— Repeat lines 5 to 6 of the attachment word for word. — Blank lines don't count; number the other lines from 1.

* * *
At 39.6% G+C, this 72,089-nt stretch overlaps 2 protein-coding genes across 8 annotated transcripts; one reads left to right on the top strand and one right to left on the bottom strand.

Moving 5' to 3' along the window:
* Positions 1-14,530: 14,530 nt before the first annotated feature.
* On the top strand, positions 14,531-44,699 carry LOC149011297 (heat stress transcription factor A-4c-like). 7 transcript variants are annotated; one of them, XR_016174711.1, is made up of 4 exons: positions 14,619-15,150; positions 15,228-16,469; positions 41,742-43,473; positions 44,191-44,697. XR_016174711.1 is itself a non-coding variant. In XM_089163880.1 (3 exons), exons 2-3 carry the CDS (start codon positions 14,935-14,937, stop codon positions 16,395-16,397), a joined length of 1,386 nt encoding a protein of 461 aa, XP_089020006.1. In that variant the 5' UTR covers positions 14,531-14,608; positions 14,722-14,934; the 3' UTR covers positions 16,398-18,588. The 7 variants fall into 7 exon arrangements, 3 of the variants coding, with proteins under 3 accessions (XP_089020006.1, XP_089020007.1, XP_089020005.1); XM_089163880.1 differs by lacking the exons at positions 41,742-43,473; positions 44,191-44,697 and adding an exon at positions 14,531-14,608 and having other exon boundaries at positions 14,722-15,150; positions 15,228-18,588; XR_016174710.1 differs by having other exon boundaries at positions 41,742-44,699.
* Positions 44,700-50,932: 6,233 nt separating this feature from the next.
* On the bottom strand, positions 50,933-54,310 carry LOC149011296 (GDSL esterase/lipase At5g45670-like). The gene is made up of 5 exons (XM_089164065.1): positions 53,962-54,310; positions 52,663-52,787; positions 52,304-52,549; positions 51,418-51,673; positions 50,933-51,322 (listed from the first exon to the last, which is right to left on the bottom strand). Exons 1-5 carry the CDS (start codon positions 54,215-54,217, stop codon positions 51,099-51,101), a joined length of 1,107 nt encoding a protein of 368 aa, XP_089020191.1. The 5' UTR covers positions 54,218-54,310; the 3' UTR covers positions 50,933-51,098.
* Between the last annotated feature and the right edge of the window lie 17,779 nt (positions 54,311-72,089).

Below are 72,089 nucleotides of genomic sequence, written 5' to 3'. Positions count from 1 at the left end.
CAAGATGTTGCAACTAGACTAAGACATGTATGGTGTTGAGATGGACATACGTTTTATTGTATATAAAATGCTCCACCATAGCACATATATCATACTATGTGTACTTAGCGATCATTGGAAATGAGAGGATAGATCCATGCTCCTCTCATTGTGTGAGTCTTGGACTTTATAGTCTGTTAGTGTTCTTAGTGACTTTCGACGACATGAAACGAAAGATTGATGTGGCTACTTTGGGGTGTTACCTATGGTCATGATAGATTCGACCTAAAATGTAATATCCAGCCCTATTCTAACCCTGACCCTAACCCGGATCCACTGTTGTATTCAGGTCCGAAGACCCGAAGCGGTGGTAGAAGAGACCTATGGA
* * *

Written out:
* Positions 44,700-50,932: 6,233 nt separating this feature from the next.
* On the bottom strand, positions 50,933-54,310 carry LOC149011296 (GDSL esterase/lipase At5g45670-like). The gene is made up of 5 exons (XM_089164065.1): positions 53,962-54,310; positions 52,663-52,787; positions 52,304-52,549; positions 51,418-51,673; positions 50,933-51,322 (listed from the first exon to the last, which is right to left on the bottom strand). Exons 1-5 carry the CDS (start codon positions 54,215-54,217, stop codon positions 51,099-51,101), a joined length of 1,107 nt encoding a protein of 368 aa, XP_089020191.1. The 5' UTR covers positions 54,218-54,310; the 3' UTR covers positions 50,933-51,098.